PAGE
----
I left the comfort of my apartment on Sunday night in order to head across town to Sneaky Dee’s. The reason for my visit: the Toronto debut (and second show ever) of Nicole Dollanganger, an artist who has quietly been releasing albums on Bandcamp the last few years, but who only entered the greater public conscious last month when it was announced that none other than Grimes would be starting a record label in order to put out her new LP.
With this enormous co-sign in the back of my mind, I had mixed feelings about going to check out this show. Would it be overrun with new fans eager to check out the internet’s latest buzz artist (last night’s show came on the heels a lengthy profile in the hype-inducing publication The Fader). Was I one of these people who had blindly taken the bait? I’ll admit, the fact that Dollanger is from the suburban town of Stouffville, Ontario is what initially peaked my interest, and before last night’s show I had only listened to a small fraction of her lengthy discography. Still, I was relieved to show up at 8pm to not find a long crowd waiting outside, but rather a group of punks and metalheads mingling outside. This is when I remembered that this was a hardcore show, and that Dollanger’s place on the bill (first of four bands) wasn’t likely to attract too much attention.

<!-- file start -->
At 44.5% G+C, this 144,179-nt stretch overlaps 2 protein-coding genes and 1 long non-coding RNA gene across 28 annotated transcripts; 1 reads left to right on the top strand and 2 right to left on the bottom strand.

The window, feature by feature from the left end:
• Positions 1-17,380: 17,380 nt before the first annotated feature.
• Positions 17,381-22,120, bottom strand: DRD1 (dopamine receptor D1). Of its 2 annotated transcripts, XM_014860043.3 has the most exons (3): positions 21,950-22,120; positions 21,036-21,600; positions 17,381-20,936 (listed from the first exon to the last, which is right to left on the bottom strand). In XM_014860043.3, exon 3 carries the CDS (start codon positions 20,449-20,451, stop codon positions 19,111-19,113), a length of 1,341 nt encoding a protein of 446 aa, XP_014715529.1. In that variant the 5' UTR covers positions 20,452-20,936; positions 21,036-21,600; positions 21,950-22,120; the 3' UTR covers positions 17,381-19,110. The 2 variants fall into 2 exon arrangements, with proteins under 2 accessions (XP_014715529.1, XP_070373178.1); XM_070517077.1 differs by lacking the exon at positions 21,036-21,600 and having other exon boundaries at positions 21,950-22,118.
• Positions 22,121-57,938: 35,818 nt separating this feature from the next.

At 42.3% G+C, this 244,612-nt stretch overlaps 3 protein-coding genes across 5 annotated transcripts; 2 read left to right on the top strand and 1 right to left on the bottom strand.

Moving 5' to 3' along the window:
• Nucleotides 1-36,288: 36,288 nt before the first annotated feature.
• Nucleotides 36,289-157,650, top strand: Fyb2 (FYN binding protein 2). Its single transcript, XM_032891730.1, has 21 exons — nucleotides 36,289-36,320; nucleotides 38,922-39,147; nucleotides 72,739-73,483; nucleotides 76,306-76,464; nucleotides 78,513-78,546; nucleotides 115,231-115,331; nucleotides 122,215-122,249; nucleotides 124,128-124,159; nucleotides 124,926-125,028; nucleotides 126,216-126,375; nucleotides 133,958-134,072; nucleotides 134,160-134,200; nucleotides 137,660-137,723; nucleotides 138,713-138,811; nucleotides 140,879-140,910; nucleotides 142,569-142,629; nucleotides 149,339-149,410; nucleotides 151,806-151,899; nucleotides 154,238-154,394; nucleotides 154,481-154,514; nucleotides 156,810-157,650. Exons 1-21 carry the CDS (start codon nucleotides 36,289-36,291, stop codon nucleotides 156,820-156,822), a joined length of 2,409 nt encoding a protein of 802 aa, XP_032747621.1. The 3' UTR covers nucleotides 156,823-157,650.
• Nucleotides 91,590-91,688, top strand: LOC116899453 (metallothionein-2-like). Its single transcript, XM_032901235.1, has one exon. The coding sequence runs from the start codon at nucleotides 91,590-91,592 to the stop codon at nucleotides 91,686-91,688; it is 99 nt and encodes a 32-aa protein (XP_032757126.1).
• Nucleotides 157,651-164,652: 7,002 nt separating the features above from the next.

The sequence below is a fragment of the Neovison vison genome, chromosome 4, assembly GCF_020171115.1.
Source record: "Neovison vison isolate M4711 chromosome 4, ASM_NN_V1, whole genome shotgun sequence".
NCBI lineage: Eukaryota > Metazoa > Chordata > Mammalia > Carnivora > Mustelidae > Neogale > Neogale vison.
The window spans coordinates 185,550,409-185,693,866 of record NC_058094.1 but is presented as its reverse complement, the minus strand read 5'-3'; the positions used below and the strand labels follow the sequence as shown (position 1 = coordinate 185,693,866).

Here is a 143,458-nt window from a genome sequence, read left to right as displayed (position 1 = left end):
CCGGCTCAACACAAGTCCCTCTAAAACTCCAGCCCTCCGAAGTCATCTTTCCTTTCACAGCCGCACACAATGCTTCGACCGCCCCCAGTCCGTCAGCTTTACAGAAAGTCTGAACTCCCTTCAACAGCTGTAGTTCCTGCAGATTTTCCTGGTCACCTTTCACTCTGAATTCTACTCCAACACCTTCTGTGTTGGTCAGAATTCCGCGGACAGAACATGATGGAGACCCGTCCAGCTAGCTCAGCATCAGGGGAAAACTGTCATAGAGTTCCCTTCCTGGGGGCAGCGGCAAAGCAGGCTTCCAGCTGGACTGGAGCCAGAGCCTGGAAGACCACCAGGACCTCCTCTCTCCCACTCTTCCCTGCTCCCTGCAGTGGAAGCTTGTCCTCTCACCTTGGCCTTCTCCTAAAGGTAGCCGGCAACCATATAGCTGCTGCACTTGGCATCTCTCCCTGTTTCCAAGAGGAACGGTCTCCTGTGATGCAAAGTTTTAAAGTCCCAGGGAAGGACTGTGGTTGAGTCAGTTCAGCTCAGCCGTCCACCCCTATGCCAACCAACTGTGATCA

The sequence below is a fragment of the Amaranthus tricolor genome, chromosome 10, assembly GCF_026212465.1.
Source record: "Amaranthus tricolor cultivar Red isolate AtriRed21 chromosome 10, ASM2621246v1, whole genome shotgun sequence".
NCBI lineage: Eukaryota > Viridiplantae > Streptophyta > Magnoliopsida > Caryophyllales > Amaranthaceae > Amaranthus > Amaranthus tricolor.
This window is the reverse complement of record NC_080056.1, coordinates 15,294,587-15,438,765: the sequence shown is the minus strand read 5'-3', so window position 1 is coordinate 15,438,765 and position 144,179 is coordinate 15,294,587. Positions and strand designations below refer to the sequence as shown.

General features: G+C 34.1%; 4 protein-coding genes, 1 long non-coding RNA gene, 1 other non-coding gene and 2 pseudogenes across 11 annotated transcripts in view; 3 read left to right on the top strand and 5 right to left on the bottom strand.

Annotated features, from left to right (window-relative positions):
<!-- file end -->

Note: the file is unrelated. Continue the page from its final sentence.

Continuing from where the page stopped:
My suspicions were confirmed at 8:30pm sharp, when Dollanganger took the small stage while a small but attentive crowd gathered up front. Joined by a bassist and guitarist on either side, Dollanganger stood somewhat timidly in front of a table of pedals, singing into her microphone without acknowledging the audience. It didn’t matter though, because as soon as she started singing I understood why so many people have latched on to her. She has a voice that can cut through everything. Compared to her recordings, which are quite minimal and pretty, the show was a cacophony, with the guitarist playing along on a bass drum while hitting a hi-hat with the headstock of his guitar, and the bassist, at one point, letting out a guttural scream. In fact, the two accompanists acted as the perfect complement to Dollanganger, backing off when the songs called for it, but really elevating the songs to a new emotional level in certain parts. Her 40 minute set seemed to go by quickly, but walking back out into the night, I was impressed. She knows exactly how she wants to present herself and her music, and she has, as a fully-formed idea. In this regard, the endorsement from Grimes makes total sense. Not only did they both release a lot of music independently before getting wider recognition, their worlds extends into other forms of art (the only merch Dollanganger was selling were a variety of zines). As much as the internet has destroyed the music business, it has also allowed artists like Dollanganger to find their audience. Think about how someone like her would have been discovered 20 years ago? Canadians have always had a hard enough time breaking through to the rest of the world, so when stuff like this happens, I can’t help but feel good.
Is a long successful career a guarantee for Dollanganger? Of course not, there are no guarantees anymore. But I think she’s making all the right moves, and now that she’s playing shows and moving off the internet and into the real world, more and more people will come into her world.
Listen to Nicole Dollanganger on Bandcamp.